Not Parent Approved is a hilarious new card game that draws on bad manners and naughtiness to generate laughs. Two corporate marketing moms created the card game after being exasperated by what they were witnessing in their neighborhoods. Stacy Katz and Maximina Revis discovered in their research that the average 8-to-10-year-old spends nearly eight hours a day with a variety of different media, and older children and teenagers spend more than 11 hours per day, according to a2013 policy statement on Children, Adolescents, and the Media,” the American Academy of Pediatrics.
The 455 cards (105 questions and 350 answers) involve cultural references from Taylor Swift to wedgies. Best of all, it’s offline requiring no plugs, cords, earbuds or charging. Kids must look at each other and interact in conversation.
When the kids are bored, this is an excellent card game to open up. It’s 100% family-friendly despite the awkward name. Two mompreneurs designed the card deck to reintroduce a love of tabletop games for a screen-obsessed generation. It is certainly attention-grabbing while quick, simple play for every tween, teen and college kid in the household. 455 cards, for 4-10 players. Game play takes 6-60 minutes at each other and interact in conversation.
Since making a splash in the toy world, “Not Parent Approved” (which retails for $24.99) has won the approval of many toy judges and award accolades from Dr. Toy 100 Best Children’s Products, National Parenting Product Awards 2016 Winner, Scholastic Parent & Child Gold Star Toy and Tillywig Toy Awards’ Best Family Fun Award Winner, The Wall Street Journal and more.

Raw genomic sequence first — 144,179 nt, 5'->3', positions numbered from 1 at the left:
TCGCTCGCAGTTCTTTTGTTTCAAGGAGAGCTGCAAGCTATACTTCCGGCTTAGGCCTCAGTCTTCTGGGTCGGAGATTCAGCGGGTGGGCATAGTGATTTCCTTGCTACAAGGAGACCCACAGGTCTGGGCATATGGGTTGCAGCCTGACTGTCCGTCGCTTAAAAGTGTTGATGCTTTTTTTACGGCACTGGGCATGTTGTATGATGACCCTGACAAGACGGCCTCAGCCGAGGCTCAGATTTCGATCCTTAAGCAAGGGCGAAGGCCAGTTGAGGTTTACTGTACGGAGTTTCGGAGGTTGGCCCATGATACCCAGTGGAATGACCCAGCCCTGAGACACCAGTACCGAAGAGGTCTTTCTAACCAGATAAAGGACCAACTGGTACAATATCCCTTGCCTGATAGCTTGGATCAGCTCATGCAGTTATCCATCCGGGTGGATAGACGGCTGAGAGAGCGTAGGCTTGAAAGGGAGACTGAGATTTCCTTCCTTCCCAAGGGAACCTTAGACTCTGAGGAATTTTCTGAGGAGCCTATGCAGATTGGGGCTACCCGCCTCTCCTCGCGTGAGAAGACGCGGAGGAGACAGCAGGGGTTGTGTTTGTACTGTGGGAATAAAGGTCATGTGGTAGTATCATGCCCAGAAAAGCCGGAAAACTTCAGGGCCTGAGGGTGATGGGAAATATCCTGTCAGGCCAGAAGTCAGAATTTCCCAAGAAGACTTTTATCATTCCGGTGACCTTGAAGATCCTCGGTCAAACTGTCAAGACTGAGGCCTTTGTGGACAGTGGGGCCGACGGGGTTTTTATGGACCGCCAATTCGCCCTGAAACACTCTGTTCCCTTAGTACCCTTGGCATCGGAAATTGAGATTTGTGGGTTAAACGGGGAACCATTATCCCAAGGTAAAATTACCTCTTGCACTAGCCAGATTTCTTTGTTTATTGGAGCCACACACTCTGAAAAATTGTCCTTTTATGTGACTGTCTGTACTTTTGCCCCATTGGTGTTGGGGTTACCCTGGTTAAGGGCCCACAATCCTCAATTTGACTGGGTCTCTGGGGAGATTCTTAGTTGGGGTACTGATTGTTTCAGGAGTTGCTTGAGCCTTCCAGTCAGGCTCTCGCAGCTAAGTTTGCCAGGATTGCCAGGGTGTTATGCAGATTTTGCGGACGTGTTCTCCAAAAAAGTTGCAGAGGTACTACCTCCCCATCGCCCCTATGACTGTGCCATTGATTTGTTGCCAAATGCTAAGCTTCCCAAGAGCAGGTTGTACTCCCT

Recently co-inventor Maximina Revis discussed the game and her hopes for its future.
Meagan Meehan (MM): This game is a lot of fun, how inspired by “Cards Against Humanity” were you?
Maximina Revis (MR): Extremely inspired, but we wanted a version that we didn’t have to chase the kids out of the room to play.
MM: Why did you decide to create a game together and how long did it take to put together?
MR: Stacy came up with the idea of creating a kid-friendly version of CAH. I was a former employee of Mattel with lots of experience in the toy and game industry, so Stacy thought it would be a good idea to partner together. It took Stacy and I a few weeks to write the content, another few months to test it with kids and families, then another few months to refine and perfect the final set of cards to include in the deck.MM: What were the challenges of starting the company and getting the game into stores?
MR: We didn’t try to get the game into stores. We decided to sell direct-to-consumer through Amazon.MM: How did you think up the content for all these cards and do you have any special favorites?
MR: Both Stacy and I have kids that were right in the sweet spot for the games age target (8-12) and we’re also both pretty goofy.
MM: Some of the cards list kid’s names on the bottom, did you run a content contest at some point and were these the winners?
MR: We ran a couple of campaigns and asked kids and families to contribute and printed the ones we liked best?
MM: The blank card element is brilliant, so whose idea was that?
MR: Consumers asked for it and CAH offers a blank set too.
MM: What experiences with fans have been most memorable to you and why?
MR: We love going to consumer toy fairs and having real people come up to us who absolutely adore the game. We also love reading reviews on Amazon about how the game inspires so much gut-wrenching laughter and how it brings multiple generations of a family together in a fun and memorable way.
MM: Overall, what are your biggest goals for the future of the company?
MR: To sell a million games and have it be a classic game that never leaves the toy shelf.
MM: Is there anything else that you would like to mention?
MR: The true inspiration for creating this game was to provide an alternative to screen time and reintroduce a love of tabletop games for a screen obsessed generation. Less screens…more laughs and more face-to-face fun!
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